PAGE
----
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A different UNIX Part I: Mail in not-mail-servers

I have been pro­cras­ti­nat­ing about cre­at­ing my own Lin­ux dis­tro for at least three years. Guess what? I will still pro­cras­ti­nate about it for a few more, but that doesn mean I can't write about how it's sup­posed to work ;-)

So, here is a first piece of the puz­zle...

What do I mean by "Main in not-­mail-server­s"?

If by mail serv­er we mean a box that has the re­spon­s­abil­i­ty to han­dle send­ing mail for user­s, non-­mail-servers are all the rest.

And what is it they do with mail? They gen­er­ate it. Both the users and the pro­cess­es of those box­es gen­er­ate mail. They do it for cron job­s, they do it for main­te­nance pro­cess­es, they do it for alert­s, what­ev­er.

And what is it they do with that email? They send it some­where.

Usu­al­ly, they send it to them­selves. Which is a pret­ty use­less thing.

Go now and check the root mail­box in your com­put­er­s. I bet most of you have a bunch of mails in them you nev­er checked. Ei­ther it's im­por­tan­t, in which case you should have placed it in a mail­box you ac­tu­al­ly read, or it's not, in which case it's use­less to store.

In any case, it should­n't be there.

How does your box send those mail­s? Us­ing ei­ther the send­mail bi­na­ry, or the mail pro­gram (prob­a­bly mailx), which us­es the send­mail bi­na­ry.

Just be­cause it's called send­mail it does­n't mean it is send­mail, of course. Post­fix and qmail pro­vide a send­mail wrap­per to in­ject mail in­to their queues.

But the main prob­lem is that us­ing those means you need to have a well con­fig­ured mail serv­er in ev­ery box, even if they are not mail servers! Yes, your dis­tro gives you a de­cent con­fig­u­ra­tion by de­fault which makes things usu­al­ly work... for lo­cal mail de­liv­ery at least. Which is prob­a­bly not re­al­ly what you wan­t.

En­ter null­mail­er. A sort of heav­i­ly se­dat­ed, neutered qmail.


  • De­­fault do­­main name of out­­­go­ing mail in /etc/nul­l­­mail­er/me

  • List of SMTP servers in /etc/null­mail­er/re­motes: smtp --user=ralsina --pass=notmyrealpass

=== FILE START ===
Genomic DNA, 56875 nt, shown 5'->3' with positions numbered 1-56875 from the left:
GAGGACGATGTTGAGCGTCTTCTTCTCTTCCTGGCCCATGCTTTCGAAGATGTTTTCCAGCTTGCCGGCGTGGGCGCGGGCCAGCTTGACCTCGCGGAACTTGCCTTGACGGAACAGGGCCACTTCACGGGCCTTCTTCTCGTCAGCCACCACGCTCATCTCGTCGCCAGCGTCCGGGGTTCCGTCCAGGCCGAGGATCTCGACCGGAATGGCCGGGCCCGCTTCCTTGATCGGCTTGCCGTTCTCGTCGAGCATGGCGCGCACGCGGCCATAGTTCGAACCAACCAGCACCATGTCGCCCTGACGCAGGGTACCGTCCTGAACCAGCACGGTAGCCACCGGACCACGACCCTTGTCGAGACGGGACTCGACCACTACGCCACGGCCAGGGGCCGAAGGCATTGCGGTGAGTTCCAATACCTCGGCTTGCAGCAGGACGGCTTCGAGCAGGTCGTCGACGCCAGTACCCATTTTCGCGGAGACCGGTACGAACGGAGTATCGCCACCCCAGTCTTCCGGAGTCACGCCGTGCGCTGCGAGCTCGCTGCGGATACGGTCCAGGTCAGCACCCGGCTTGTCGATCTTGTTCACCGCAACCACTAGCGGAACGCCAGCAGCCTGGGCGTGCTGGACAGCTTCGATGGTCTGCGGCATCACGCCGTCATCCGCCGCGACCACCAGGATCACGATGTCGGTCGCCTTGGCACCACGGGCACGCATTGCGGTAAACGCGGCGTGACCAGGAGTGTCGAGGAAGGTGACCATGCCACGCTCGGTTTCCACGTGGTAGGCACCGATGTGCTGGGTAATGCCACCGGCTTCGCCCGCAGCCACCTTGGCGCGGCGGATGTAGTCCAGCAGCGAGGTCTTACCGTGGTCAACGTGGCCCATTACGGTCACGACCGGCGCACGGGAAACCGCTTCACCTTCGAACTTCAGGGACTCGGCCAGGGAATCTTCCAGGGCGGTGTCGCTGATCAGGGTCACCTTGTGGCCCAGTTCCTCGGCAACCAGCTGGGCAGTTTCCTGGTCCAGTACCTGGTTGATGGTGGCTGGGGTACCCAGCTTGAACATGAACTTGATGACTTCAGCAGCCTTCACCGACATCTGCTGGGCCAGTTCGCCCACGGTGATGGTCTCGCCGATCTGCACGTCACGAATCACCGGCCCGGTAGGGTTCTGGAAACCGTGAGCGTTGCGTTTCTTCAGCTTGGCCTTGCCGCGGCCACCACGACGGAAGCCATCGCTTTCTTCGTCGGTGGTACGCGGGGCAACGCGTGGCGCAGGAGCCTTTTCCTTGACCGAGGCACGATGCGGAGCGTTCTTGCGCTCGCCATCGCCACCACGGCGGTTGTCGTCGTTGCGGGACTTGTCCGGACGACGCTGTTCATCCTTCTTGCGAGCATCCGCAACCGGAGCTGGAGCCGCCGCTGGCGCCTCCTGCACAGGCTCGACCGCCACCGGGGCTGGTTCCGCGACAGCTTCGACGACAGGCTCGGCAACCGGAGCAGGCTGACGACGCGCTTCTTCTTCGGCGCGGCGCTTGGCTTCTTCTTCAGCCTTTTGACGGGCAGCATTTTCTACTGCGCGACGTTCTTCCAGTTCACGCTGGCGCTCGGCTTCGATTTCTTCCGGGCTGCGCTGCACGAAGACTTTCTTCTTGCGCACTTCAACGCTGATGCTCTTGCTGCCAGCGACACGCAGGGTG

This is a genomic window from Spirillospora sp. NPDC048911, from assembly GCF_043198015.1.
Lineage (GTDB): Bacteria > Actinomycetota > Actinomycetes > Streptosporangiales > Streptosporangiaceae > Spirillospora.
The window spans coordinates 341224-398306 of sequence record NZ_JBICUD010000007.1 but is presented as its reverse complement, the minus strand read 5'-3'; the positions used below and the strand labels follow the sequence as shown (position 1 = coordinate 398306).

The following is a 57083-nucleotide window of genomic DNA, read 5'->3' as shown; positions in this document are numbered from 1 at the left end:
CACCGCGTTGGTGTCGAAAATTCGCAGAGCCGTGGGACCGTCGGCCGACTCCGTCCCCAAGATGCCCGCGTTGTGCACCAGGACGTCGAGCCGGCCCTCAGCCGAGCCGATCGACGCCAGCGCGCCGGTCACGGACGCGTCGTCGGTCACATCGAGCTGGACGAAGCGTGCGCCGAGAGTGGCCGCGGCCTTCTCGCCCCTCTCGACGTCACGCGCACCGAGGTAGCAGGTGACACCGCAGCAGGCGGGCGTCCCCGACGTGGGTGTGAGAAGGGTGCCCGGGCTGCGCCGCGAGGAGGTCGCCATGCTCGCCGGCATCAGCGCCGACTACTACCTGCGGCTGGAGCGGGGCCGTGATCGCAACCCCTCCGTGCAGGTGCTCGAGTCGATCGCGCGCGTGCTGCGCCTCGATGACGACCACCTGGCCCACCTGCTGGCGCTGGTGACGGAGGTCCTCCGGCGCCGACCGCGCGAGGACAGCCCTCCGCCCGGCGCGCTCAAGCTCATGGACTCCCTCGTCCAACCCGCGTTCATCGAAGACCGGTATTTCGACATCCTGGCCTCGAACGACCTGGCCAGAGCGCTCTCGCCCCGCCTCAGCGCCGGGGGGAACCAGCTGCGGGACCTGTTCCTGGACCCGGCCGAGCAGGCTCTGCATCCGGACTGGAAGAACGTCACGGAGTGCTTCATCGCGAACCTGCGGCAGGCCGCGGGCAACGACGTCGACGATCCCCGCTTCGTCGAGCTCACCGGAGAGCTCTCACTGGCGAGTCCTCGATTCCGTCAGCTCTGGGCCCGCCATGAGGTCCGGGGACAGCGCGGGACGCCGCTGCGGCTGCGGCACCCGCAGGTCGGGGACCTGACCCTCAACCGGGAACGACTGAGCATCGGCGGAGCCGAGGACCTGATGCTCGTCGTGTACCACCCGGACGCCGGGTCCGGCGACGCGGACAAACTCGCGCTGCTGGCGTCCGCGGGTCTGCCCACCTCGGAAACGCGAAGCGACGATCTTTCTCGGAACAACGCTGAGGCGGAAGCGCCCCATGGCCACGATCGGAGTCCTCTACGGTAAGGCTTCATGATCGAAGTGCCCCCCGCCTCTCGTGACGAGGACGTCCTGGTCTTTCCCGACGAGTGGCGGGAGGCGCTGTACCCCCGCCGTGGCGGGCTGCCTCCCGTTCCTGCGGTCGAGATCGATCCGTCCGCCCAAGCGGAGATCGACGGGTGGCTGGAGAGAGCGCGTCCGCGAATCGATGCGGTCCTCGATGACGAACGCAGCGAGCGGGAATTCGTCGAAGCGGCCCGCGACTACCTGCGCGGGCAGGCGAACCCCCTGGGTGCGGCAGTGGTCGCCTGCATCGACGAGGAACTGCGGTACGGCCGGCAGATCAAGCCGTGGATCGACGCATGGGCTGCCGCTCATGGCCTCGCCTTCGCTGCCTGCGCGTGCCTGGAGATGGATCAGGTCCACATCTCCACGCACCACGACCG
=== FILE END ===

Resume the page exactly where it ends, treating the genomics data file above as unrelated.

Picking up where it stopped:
You can put sev­er­al, it will try them in or­der.

And that's that. A tiny ser­vice, which us­es no TCP port­s. The whole thing is 59KB (or less if you use di­et libc), has one SUID bi­na­ry (but it is not SUID root), two con­fig files (both one-­lin­er­s), no need for alias­ing the sys­tem user­s.... and you can re­move post­fix/send­mail/q­mail from most of your server­s.

Sounds like a good idea to me.

Long update

I have not post­ed in a long time, not be­cause noth­ing hap­pened, but be­cause too much hap­pened.

So, here is an up­date...


The ba­by is do­ing great. The first ul­tra­sound was on Sep­t. 15th, and hree he is:



That was on Sep­t. 15th be­cause Rosario want­ed it to be my 35th birth­day presen­t. So hap­py birth­day to me.


The lit­tle com­pa­ny I am start­ing up is do­ing great


I have de­cid­ed that I have al­most enough pack­aged for Arch that it's start­ing to make sense to mas­ter some ISOs. Ba­si­cal­ly: a some­what-D­JB-way-ori­ent­ed lin­ux dis­tro.

  • Boots us­ing runit

  • Maybe some­­day will use LUA in­­stead of sh for start­up scripts

  • All ser­vices should be man­aged

  • Will in­­tro­­duce ge­net­ic di­ver­si­­ty to the ecosys­tem

That mean­s: no send­mail, no post­fix, no BIND, no Apache (at least for ba­sic stuff), no many oth­er "lead­ing" pro­gram­s. That is in­ten­tion­al. If ev­ery­one us­es BIND, a BIND fail­ure is cat­a­stroph­ic.

If I have learned any­thing from Out­look/IE it's that hav­ing ev­ery­one use the same thing is com­fort­able, but trou­ble­some.

Going Higher Level, Leaving the Shell (Part I)

What hap­pens if you try not to use a shell in Lin­ux?

And no, I don't mean for in­ter­ac­tive use. Many do that.

No... what hap­pens if you try not to use a shel­l... to boot your sys­tem?

Read more to find out.

Logging in style

I wrote a short in­tro to sys­log, in or­der to stop us­ing it.

Learn about sock­log, svlogd and oth­er al­ter­na­tive log­ging mech­a­nism­s.

Be­cause logs are your best friend­s.

The bad side of Arch Linux

I post­ed yes­ter­day that I liked Arch but I called it "not too good". So, Mark Kretschmann post­ed a com­ment ask­ing what I did­n't like.

It's not too much, but here it goes:

  1. The up­­­grades some­­times are a bit painful (switch­ing to udev was a bit hard).

  2. The pol­i­­cy of delet­ing the pack­­age doc­u­­men­­ta­­tion is evil. Re­al­­ly.

  3. The start­up sys­tem is too sim­­plis­tic. No de­­fault or­der of start­up scripts means some­­times it takes tri­al and er­ror to fig­ure out what goes first. Hal or dbus? hwd?

  4. The pack­­age se­lec­­tion (with­­out un­­sup­­port­ed) is some­what skimpy (no per­l-net-server? no per­l-ht­m­l-tem­­plate?) but that's prob­a­bly my POV be­­cause I am a bit server-ori­en­t­ed.

  5. Some ba­sic pack­­ages make scary as­­sump­­tion­s. For ex­am­­ple, if you have a us­er with UID 89 when you in­­stall mysql server, weird things may hap­pen. Same for UID 40 and named.

On the oth­er hand, the good side (at least for an am­a­teur like me) is a bazil­lion times big­ger.

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